About the GMAC Lab

Before they cleaned out and refurbished Room B-241A in the Social and Behavioral Sciences building, faculty and students conducting research in the field of cognitive psychology met wherever they could: in crowded faculty offices or random conference rooms.

Not anymore. In December of 2008, they hosted a grand opening for the George Marsh Applied Cognition Laboratory, in memory of the professor who taught cognitive psychology at California State University, Dominguez Hills for more than 30 years. He passed away in 2004.

“George Marsh was extremely influential in the early days of the psychology department. He was also just a really good guy, willing to talk to anyone about cognitive research,” said Larry Rosen, psychology professor emeritus and a founder of the lab along with communications professor Nancy Cheever and fellow psychology professor Mark Carrier. “Naming this lab after him just made sense.”

For the past few years, Rosen, Carrier and Cheever had been collaborating on various research projects in the area of applied cognitive psychology, a branch that focuses on information processing, including thinking, reasoning, decision making and other mental processes, and their application in the real world. They always involve undergraduate and graduate students and encourage them to conduct their own studies. But finding ways to physically work together had been a problem. Recently the lab added Professor Thomas Norman of the School of Business as a fourth mentor.

Room B-241A was unused and proved to be what they needed, but the space was filled with a large soundproof anechoic chamber and other unwanted equipment. The professors found a new home for the chamber (at CSU Bakersfield), and pooled departmental resources – specifically funds the dean’s office provides to professors for teaching large classes– to purchase computers and furniture and make “tenant improvements.”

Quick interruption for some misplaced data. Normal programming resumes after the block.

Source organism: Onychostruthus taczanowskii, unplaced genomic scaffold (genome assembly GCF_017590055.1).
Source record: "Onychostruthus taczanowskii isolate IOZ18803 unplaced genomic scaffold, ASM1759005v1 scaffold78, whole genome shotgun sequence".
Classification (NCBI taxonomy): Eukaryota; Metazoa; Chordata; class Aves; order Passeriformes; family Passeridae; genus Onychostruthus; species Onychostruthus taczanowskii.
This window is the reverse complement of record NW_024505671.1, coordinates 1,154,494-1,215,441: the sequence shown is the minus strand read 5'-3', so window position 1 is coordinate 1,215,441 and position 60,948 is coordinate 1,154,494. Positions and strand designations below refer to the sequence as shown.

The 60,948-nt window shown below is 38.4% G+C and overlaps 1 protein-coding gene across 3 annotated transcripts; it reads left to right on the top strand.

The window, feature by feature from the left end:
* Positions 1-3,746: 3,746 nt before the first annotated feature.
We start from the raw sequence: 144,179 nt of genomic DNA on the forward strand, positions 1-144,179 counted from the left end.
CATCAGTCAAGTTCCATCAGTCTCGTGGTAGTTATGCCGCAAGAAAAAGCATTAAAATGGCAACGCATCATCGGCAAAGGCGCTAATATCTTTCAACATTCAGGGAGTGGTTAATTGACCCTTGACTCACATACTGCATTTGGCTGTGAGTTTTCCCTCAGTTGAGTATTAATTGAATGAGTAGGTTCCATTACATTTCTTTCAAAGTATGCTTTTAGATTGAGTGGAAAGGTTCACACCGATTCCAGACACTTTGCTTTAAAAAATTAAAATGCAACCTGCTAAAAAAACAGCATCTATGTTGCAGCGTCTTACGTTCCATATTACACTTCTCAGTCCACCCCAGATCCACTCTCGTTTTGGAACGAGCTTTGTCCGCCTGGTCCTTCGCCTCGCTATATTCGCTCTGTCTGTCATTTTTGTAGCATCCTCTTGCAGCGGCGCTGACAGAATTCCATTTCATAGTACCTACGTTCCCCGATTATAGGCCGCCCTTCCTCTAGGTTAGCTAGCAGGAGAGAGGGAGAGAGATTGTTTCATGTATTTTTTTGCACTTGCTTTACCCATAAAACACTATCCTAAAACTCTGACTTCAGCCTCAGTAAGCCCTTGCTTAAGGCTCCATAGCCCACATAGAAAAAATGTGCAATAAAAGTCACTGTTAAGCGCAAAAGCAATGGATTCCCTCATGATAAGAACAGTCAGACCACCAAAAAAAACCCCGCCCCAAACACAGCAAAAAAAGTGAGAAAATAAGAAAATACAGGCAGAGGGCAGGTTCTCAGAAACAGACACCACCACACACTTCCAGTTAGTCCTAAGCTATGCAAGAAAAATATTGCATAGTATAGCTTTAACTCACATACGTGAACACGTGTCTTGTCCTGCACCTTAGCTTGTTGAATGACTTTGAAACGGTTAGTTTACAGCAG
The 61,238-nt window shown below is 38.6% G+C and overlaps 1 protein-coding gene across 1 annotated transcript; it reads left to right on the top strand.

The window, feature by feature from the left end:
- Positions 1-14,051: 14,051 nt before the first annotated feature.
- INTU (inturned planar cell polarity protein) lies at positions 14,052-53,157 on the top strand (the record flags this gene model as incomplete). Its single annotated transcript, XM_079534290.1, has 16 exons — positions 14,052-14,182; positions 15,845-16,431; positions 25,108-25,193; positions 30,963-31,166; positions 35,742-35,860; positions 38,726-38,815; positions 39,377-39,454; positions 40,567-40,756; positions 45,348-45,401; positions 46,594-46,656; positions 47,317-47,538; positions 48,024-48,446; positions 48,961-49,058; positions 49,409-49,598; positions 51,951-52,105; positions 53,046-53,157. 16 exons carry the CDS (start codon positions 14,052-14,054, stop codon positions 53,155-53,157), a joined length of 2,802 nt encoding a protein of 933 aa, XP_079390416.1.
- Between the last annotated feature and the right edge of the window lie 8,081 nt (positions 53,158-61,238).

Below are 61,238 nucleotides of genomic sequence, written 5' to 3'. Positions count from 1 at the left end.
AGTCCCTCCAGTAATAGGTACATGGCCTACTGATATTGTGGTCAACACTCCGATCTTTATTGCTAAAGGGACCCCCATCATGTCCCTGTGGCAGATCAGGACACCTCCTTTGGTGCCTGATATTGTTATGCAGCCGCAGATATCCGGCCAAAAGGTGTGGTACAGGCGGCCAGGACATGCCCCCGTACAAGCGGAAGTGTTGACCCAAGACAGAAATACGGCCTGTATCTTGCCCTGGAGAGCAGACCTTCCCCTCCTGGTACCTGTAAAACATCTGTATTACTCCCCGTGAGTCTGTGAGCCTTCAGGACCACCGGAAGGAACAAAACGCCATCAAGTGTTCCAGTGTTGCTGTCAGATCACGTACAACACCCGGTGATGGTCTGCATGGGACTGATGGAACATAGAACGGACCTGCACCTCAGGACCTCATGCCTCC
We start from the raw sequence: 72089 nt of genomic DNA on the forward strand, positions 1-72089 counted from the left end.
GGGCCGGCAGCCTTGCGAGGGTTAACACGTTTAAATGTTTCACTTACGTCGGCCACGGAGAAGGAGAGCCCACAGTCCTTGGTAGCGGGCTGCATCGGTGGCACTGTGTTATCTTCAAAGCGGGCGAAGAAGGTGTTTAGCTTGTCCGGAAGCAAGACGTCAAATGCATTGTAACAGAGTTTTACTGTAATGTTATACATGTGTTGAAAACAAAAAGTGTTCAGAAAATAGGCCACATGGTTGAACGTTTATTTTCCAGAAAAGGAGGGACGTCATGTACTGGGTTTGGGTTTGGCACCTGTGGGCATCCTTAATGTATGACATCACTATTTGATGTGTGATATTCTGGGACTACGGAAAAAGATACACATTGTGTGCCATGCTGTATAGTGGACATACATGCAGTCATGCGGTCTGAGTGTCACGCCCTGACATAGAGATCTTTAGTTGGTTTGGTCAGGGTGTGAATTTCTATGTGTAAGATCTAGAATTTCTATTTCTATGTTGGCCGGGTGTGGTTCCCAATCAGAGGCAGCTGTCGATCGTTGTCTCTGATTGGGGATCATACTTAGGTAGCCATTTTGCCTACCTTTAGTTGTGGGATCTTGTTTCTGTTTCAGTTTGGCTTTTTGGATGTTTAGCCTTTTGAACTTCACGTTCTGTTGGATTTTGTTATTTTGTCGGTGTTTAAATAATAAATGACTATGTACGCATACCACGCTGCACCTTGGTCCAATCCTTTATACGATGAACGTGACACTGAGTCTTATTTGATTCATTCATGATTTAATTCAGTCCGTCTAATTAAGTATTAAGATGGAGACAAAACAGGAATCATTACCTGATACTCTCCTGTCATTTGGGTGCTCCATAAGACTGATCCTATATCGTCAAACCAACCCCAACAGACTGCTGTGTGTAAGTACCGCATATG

Rosen said he, Carrier and Cheever willingly invested their time and energy in the lab because they saw the benefits.

“I think it’s important to have one location, a place everybody can go and know they will have someone to talk to [about their research],” Rosen said. “It creates a real sense of community.”

Julie Felt (Class of ’06, B.A., psychology), an interdisciplinary studies M.A. graduate focusing on biopsychosocial research, said on any given day at the lab students are working on their laptops or at one of the lab’s computers or huddled together with a professor looking at stats or exchanging ideas.

“I’m so happy to have this lab because it has made it so everyone doing this kind of research has one place to go,” said Felt, who also is an alumna of CSUDH (B.A, psychology, 2006). “We can’t stop the ideas flowing. I think what takes place here in the lab is synergistic.”

Felt used the lab to work on a research project looking at the health effects of prolonged media usage in children 6 to 12 years. Surveying 380 parents and children representing a cross-section of the population in Southern California, the study found that “media use was predictive of a child’s wellbeing,” she said. “The more media use the more psychological problems, the lower self-esteem, and increased health problems. There was also a negative correlation with healthy eating.”

Felt presented the results of the study at the Southern California Conference for Undergraduate Research at Cal Poly Pomona and published the paper along with three mentors and several GMAC members in 2014.

Felt’s research project is a prime example of the kind of collaborative faculty-student work conducted in the new lab. Other research taking place in the lab involves studies on multitasking across generations, the impact of text messaging on English literacy, what youth are doing on social media and how it affects them, how bilingualism interacts with communication technology and the relationship between religiosity and media use.


“Every time we do a study, students pick a part,” Rosen said, adding that their participation often leads to conference presentations. “We want to get them excited about doing research. That’s one of the important things we do here is excite students about doing research.”

Charles Hohm, a prior dean of the College of Natural and Behavioral Sciences, commended the faculty for providing a space that fosters such educational benefits.

“Their students are so involved and very successful at getting into doctoral programs all over the country, and this is where it starts,” Hohm said.

Marsh’s widow, Jean McEwen (Class of ’80, B.A., psychology), attended the opening celebration and said having the lab named after her husband was an honor.

“It’s wonderful. He really would have loved this, to have a lab like this to work in,” said McEwen, who worked in Academic Affairs for a number of years. “To have it named after him is a real tribute.”

Eleven students currently use the George Marsh Applied Cognition Lab, at the invitation of faculty. They range from sophomores to graduate level.

– Amy Bentley-Smith